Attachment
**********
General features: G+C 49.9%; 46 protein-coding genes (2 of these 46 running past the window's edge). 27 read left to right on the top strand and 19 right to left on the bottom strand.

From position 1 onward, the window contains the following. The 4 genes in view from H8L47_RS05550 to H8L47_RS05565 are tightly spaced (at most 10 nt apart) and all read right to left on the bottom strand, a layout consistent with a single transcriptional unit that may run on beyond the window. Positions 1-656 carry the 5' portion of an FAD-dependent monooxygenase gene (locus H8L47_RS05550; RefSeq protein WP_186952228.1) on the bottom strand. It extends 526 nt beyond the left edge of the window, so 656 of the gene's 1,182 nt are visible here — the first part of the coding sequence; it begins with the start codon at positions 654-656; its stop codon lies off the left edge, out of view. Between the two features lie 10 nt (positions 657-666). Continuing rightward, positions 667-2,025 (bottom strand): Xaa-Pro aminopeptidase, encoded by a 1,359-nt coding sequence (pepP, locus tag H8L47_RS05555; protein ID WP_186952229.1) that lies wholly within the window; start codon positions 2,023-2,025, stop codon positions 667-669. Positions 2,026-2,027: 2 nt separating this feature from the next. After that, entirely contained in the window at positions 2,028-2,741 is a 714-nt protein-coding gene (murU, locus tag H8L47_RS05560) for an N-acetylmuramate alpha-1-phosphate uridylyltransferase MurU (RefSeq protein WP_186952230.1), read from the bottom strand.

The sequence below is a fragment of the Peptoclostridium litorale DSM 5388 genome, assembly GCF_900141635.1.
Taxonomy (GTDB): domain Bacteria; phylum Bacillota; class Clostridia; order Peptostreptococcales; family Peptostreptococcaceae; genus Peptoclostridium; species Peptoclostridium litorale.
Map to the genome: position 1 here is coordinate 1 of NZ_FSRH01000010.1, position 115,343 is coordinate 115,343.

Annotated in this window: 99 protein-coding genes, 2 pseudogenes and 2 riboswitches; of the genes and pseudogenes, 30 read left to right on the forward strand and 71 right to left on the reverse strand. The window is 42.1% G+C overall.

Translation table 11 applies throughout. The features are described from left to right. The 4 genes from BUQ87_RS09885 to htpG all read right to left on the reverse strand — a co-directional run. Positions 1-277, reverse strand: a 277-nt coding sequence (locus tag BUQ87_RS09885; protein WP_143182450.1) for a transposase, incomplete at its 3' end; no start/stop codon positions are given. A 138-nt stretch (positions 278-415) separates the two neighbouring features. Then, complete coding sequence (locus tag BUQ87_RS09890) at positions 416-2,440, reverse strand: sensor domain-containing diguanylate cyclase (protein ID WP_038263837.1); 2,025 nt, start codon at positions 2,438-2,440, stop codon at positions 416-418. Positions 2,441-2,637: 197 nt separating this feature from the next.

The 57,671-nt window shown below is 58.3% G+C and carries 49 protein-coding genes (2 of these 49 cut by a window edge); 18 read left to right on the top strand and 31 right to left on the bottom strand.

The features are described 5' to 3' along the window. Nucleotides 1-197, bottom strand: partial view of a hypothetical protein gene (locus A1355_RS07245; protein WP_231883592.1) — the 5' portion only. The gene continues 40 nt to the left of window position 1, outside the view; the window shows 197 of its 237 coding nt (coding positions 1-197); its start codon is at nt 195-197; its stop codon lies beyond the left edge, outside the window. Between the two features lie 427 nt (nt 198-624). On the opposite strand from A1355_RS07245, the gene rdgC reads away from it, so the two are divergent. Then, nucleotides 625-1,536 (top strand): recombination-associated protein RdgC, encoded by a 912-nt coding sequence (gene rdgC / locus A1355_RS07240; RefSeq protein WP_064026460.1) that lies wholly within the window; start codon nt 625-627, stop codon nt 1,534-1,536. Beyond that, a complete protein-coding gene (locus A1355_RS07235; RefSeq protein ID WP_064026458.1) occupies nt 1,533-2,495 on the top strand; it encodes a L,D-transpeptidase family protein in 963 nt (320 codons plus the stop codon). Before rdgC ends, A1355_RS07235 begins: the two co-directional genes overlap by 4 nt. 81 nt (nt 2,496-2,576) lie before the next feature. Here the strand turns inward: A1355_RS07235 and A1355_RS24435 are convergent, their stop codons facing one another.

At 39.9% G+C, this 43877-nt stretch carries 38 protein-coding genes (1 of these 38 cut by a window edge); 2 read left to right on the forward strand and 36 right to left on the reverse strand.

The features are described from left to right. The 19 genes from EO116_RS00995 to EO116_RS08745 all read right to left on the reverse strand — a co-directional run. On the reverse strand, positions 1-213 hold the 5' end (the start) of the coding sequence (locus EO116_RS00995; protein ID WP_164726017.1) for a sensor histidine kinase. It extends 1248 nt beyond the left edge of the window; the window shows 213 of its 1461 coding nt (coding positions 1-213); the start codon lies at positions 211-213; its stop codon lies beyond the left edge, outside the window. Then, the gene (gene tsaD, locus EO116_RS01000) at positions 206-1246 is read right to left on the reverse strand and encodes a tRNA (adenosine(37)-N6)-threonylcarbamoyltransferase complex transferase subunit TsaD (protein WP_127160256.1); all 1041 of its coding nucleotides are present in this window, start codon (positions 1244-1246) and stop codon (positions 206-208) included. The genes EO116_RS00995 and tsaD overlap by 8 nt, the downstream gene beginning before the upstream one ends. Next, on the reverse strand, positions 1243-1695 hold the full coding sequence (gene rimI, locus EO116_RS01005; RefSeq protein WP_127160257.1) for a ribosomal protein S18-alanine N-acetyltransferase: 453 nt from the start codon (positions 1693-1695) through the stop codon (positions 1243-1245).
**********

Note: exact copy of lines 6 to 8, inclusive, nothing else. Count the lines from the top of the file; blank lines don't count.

Annotated in this window: 99 protein-coding genes, 2 pseudogenes and 2 riboswitches; of the genes and pseudogenes, 30 read left to right on the forward strand and 71 right to left on the reverse strand. The window is 42.1% G+C overall.

Translation table 11 applies throughout. The features are described from left to right. The 4 genes from BUQ87_RS09885 to htpG all read right to left on the reverse strand — a co-directional run. Positions 1-277, reverse strand: a 277-nt coding sequence (locus tag BUQ87_RS09885; protein WP_143182450.1) for a transposase, incomplete at its 3' end; no start/stop codon positions are given. A 138-nt stretch (positions 278-415) separates the two neighbouring features. Then, complete coding sequence (locus tag BUQ87_RS09890) at positions 416-2,440, reverse strand: sensor domain-containing diguanylate cyclase (protein ID WP_038263837.1); 2,025 nt, start codon at positions 2,438-2,440, stop codon at positions 416-418. Positions 2,441-2,637: 197 nt separating this feature from the next.

The 57,671-nt window shown below is 58.3% G+C and carries 49 protein-coding genes (2 of these 49 cut by a window edge); 18 read left to right on the top strand and 31 right to left on the bottom strand.